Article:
May, 2017

The three ‘trip factors’ of climate risk

Companies need to spend more time thinking about how climate and environment are going to affect the financial performance of the company, said Lucy Nottingham, director of global risk center, Marsh & McLennan. She discusses the three “trip factors” of environmental risk: the evolution of technology that arises in the transition to a clean economy; the impact of extreme weather effects and resource scarcity; and regulatory changes, like carbon tax. 

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The three ‘trip factors’ of climate risk

Companies need to spend more time thinking about how climate and environment are going to affect the financial performance of the company, said Lucy Nottingham, director of global risk center, Marsh & McLennan. She discusses the three “trip factors” of environmental risk: the evolution of technology that arises in the transition to a clean economy; the impact of extreme weather effects and resource scarcity; and regulatory changes, like carbon tax. 

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The hottest business trends are circular

The linear economy poses serious financial, reputational and regulatory risks as resources diminish and demand grows, and more companies recognize that.

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Safety concerns overshadow energy-slashing potential of smart homes

Until technology companies address hacking incidents and other security issues, it does little good to talk up the environmental benefits.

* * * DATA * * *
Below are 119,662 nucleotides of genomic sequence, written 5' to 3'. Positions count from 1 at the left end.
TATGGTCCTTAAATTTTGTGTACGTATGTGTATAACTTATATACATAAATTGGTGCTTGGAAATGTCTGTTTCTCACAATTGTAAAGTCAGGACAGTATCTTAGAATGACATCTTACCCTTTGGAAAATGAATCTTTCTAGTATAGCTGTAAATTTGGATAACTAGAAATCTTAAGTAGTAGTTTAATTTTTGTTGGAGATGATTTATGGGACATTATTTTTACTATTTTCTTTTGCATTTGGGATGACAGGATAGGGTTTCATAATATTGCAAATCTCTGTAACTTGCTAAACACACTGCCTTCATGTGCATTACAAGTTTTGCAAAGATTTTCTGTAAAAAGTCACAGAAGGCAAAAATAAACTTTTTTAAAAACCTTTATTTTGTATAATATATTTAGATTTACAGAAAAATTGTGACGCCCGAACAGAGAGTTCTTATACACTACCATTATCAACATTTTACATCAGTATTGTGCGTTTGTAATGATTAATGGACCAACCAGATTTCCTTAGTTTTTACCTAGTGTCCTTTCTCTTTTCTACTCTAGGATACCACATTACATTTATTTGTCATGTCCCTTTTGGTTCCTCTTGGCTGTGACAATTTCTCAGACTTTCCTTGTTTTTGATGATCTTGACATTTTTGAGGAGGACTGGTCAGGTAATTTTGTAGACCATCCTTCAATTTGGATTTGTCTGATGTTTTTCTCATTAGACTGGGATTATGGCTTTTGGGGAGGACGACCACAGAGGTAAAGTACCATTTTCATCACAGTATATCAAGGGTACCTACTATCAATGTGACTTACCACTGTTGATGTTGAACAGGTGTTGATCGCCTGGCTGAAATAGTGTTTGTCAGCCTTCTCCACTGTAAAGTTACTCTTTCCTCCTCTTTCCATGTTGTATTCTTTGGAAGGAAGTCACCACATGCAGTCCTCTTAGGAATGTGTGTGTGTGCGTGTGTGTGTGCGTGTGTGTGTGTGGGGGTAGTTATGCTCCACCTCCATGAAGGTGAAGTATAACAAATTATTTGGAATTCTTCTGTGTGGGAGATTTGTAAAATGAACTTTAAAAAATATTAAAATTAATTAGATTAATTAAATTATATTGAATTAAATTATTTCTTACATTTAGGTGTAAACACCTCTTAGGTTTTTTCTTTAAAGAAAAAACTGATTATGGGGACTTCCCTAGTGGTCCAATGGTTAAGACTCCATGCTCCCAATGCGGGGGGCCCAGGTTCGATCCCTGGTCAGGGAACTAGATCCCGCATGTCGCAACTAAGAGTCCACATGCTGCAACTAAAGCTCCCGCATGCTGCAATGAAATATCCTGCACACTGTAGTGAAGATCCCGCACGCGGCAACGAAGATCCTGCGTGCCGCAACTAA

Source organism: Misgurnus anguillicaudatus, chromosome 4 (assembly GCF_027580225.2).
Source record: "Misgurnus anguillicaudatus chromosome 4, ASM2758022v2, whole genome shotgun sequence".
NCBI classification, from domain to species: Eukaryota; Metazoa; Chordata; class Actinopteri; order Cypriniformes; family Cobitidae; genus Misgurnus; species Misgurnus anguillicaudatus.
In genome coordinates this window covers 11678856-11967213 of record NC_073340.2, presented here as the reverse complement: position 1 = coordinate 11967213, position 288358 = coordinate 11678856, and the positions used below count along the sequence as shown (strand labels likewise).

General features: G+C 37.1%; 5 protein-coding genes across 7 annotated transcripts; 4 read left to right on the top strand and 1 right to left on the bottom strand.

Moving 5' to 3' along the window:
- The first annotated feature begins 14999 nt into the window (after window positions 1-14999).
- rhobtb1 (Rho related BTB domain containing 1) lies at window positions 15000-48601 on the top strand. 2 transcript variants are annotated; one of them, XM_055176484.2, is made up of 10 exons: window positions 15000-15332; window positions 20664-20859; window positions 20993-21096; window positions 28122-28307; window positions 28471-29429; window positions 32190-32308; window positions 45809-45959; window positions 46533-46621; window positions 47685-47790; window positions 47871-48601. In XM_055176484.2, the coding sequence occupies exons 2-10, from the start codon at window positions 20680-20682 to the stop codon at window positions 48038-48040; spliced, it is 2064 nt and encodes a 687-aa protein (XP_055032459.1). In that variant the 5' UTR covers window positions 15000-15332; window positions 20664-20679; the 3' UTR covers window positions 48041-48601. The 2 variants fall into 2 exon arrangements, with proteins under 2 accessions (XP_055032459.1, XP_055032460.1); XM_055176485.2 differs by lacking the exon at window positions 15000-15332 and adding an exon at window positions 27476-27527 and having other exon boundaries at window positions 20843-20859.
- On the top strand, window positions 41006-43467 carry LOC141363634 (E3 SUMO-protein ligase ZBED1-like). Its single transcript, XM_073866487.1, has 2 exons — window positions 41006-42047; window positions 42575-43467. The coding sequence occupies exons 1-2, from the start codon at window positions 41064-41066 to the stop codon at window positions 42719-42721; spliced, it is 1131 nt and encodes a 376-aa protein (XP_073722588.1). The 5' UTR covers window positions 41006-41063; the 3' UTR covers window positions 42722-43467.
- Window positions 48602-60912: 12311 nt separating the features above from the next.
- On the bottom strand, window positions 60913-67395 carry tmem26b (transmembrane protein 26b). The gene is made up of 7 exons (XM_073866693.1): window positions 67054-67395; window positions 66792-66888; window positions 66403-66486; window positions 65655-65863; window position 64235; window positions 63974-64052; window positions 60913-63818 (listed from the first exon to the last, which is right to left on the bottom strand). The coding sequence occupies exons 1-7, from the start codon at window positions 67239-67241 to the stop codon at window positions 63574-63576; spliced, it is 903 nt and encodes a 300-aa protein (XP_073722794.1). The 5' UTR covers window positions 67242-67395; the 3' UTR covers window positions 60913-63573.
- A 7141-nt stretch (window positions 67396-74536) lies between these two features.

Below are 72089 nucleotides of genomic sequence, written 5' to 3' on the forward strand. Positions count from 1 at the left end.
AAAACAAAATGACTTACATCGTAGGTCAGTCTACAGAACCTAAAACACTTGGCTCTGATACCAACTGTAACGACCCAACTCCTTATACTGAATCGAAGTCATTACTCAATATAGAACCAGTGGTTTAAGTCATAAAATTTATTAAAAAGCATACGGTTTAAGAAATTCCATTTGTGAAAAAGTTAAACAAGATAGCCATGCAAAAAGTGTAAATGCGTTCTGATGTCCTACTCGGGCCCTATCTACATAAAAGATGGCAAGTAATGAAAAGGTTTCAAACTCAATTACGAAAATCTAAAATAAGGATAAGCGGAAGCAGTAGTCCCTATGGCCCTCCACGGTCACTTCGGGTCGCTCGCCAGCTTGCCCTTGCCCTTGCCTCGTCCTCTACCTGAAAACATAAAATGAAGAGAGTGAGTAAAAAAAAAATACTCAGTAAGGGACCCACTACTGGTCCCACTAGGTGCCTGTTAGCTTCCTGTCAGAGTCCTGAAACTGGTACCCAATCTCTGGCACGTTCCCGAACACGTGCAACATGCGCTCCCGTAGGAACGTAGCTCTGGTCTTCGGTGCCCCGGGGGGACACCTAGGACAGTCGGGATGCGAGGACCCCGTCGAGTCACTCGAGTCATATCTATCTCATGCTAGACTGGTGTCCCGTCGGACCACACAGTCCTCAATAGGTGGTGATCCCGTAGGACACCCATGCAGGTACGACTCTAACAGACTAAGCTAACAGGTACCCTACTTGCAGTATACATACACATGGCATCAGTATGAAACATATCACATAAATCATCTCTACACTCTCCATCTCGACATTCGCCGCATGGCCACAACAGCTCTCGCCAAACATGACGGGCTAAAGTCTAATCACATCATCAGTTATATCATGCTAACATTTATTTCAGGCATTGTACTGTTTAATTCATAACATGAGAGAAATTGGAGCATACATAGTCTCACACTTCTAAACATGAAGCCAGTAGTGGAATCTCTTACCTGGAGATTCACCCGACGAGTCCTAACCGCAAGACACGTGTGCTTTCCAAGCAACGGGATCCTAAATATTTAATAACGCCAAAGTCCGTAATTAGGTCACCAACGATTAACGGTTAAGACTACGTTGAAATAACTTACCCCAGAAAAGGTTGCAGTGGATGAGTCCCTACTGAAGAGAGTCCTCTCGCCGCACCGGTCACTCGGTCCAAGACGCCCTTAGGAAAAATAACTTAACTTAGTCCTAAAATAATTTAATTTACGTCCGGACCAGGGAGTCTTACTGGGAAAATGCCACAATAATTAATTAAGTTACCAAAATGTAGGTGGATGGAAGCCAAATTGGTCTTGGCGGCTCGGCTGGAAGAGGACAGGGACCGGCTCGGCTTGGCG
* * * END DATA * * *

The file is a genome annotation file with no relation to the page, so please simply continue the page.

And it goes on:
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How the blockchain could fight grid cyber-threats

The electricity system is about to experience a several-orders-of-magnitude increase in the number of vulnerabilities to cyber-threats.

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How the blockchain could fight grid cyber-threats

The electricity system is about to experience a several-orders-of-magnitude increase in the number of vulnerabilities to cyber-threats.

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From Uber to Ford; Detroit and Honolulu see green

This month’s Names in the News roundup of green business career moves spans the world of transportation, cities and apparel.

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From Uber to Ford; Detroit and Honolulu see green

This month’s Names in the News roundup of green business career moves spans the world of transportation, cities and apparel.

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Rethinking the water cycle through corporate collaboration

“Business as usual will lead to a 40 percent gap in supply demand of water by 2030,” said Emilio Tenuta, vice president of corporate sustainability at Ecolab. However, “despite water conservation projects, since 2011, corporate water use has only declined by 10 percent.According to Tenuta, if the world is to address the pressing issue of water quality scarcity, “we’re going to have to create partnerships that accelerate change and reinvent the way we work.” 

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How investors can mobilize against climate change

As America puts high volumes of low-cost capital to work on sustainable infrastructure, people will go back to work, find their dream home and start spending again.

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